Planning and Budgeting
Like salt and pepper, planning and budgeting go together. A NACUBO workshop explored the companion processes.
New Tools Deliver Essential Metrics
More than a dozen sessions addressed integrated planning, financial modeling, performance measurement, and other strategies for ensuring an institution’s viability.
Measuring Faculty Productivity
Brown University’s James W. Patti and Eduardo J. Lorente have created a faculty productivity measurement system, Project AIR: Academic Impact Reporting, for the Division of Biology and Medicine.
Aware that they were working in a culture where “nothing was measured” and faculty were highly concerned about any efforts to measure their productivity, the administrators to date have shared their data only with deans and department heads, Patti said.
The Brown program sought to provide aggregate objective metrics on individual faculty productivity, crunch the numbers to provide a standardized scoring model to facilitate intradepartmental comparisons of faculty contributions, and stimulate discussion about valued behaviors and how faculty performance should be measured and rewarded.
Brown’s productivity metrics include:
- Research (direct and indirect sponsored funding costs, lab square footage, percent of compensation charged to grants, NIH funding, program project grants)
- Teaching (courses, enrollments, student ratings, types of teaching, new or existing courses, mentoring/advising), and
- Scholarship (peer-reviewed publications, books, citations, recent activity versus lifetime achievement).
Patti and Lorente emphasized that the metrics excluded intangible items such as television appearances, honors and awards, and university committee service.
Creating the most audience buzz was the dollar density ratio, which measures the research dollars spent and recovered per square foot of assigned lab space. This calculation has resulted in some changes in lab space assignments, Lorente said.
To date, linkages to the compensation process have been informal. “The reports tend to affirm, or in rare cases refute, the dean’s judgments about a faculty member’s performance and guide how that person is broadly rewarded in the system,” Patti concluded.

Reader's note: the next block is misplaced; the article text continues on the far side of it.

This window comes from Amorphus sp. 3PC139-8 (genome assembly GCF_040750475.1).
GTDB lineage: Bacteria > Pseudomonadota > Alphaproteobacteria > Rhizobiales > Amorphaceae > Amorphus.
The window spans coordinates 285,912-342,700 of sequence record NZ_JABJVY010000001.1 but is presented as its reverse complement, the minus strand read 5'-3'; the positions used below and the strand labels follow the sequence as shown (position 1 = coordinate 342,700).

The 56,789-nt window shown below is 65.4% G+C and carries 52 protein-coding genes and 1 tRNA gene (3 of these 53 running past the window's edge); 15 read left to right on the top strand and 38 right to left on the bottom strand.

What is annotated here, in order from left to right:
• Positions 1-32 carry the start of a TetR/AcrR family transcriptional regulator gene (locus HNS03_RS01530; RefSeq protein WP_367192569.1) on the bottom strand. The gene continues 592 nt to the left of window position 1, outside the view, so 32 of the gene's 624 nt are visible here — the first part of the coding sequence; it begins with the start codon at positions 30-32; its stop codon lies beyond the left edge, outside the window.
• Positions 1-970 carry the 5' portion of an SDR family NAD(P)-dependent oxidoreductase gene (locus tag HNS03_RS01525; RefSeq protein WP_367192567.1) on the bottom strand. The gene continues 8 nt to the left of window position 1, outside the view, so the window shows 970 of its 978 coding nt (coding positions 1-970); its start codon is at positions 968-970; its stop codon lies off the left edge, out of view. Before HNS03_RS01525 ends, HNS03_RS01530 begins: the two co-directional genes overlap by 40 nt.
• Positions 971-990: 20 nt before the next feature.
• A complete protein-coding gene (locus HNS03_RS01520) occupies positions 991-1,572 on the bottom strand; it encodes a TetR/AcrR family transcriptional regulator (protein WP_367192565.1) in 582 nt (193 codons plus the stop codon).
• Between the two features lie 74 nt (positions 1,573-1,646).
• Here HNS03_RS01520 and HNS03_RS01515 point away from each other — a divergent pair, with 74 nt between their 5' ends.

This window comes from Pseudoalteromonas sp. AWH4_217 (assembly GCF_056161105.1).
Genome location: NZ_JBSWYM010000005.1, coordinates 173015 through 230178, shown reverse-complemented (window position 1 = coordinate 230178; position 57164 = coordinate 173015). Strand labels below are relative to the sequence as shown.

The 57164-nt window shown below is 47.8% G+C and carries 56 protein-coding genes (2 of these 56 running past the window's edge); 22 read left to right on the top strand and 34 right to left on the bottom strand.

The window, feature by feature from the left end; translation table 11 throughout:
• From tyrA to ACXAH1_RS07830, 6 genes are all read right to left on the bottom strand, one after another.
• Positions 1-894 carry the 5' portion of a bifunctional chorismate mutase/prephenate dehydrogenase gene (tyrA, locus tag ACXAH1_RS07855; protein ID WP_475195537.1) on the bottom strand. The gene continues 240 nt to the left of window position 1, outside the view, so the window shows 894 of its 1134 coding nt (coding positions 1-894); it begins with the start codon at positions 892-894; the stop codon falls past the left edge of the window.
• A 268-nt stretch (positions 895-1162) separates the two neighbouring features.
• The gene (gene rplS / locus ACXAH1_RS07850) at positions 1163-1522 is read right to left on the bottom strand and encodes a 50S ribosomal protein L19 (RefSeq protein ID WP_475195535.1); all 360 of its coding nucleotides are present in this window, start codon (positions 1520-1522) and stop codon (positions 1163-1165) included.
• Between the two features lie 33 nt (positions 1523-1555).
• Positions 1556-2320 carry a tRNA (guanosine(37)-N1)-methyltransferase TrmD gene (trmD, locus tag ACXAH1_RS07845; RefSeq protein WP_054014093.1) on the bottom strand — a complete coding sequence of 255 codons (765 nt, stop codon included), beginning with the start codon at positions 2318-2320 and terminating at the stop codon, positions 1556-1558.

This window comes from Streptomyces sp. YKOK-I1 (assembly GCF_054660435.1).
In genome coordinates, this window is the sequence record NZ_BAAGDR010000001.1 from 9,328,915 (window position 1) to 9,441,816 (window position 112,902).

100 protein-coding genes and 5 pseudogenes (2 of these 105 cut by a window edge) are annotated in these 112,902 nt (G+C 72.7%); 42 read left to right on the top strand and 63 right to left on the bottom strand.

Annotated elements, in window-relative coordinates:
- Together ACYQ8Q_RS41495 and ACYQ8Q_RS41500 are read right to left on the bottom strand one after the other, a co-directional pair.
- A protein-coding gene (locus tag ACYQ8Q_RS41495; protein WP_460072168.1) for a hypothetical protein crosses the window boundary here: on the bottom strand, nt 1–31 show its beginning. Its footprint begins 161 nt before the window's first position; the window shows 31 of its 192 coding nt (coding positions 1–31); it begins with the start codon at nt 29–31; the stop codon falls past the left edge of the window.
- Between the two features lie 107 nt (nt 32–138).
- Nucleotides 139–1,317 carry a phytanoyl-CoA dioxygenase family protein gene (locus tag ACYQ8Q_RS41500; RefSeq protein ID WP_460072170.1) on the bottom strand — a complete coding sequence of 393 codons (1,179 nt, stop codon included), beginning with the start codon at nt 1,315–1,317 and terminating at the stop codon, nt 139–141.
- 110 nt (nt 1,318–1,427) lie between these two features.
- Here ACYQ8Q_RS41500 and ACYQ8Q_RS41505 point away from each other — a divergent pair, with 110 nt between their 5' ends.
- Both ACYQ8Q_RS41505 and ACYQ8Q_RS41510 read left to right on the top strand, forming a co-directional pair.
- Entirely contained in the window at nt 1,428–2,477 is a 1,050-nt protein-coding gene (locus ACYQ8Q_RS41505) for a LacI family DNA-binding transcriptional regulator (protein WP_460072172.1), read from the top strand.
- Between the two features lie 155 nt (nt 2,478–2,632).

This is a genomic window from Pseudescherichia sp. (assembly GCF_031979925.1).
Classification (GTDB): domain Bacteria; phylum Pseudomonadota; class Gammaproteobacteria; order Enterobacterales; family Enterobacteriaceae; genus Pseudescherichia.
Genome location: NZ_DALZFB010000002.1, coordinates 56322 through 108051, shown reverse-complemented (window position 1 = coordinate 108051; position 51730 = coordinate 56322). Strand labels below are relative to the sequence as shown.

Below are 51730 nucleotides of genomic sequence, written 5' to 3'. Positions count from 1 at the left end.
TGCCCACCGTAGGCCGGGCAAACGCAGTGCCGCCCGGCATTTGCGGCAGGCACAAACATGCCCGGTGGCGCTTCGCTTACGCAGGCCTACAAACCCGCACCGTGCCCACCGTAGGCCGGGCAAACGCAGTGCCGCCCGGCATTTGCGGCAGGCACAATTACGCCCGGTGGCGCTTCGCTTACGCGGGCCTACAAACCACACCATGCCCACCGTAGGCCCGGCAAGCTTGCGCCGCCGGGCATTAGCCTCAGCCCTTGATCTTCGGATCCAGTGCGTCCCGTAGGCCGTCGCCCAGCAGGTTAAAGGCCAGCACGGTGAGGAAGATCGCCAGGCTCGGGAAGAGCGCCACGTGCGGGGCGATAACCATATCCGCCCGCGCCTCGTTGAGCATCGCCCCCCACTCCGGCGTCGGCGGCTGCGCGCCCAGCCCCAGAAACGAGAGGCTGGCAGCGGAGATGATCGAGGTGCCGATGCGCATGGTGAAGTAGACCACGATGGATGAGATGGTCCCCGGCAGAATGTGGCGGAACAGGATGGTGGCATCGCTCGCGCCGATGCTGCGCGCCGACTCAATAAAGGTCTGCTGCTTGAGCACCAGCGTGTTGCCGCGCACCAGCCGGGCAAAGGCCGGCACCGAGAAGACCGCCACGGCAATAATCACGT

Financial Modeling Tech Tool
Amelia Koch no longer has to say, “I’ll get back to you,” when trustees ask what implications a 5-percent tuition increase would have on the financials at Berklee College of Music, Boston. Koch, vice president for finance, now uses a modeling program called Future Perfect (http://www.pfm.com/) to calculate the financial impact of numerous variables on the college’s bottom line. She demonstrated the software during the session “Using Financial Modeling Tools to Track Compliance With Debt Covenants.”
With enrollment growing and space tight on the urban campus, Koch has been working with facilities staff to acquire funds to pay for expansion. “Last summer,” she said, “we went out with a $175,000 bond issue. We negotiated two covenants with the knowledge that our overall debt can be no more than two times our unrestricted operating assets.”
Koch explained that the modeling program could calculate the percentage of debt, which trustees then could see onscreen. (Koch takes staff to trustees meetings to enter figures into the software and show the results while she explains what is being calculated.) If there is interest in swapping some debt with capital campaign proceeds, for example, those figures are entered and the program calculates the implications.
“Doing this kind of exercise lets trustees immediately see the consequences of what they might decide,” said Koch. “They have a lot of confidence in the projections and can then consider their risk tolerance for a particular scenario.”
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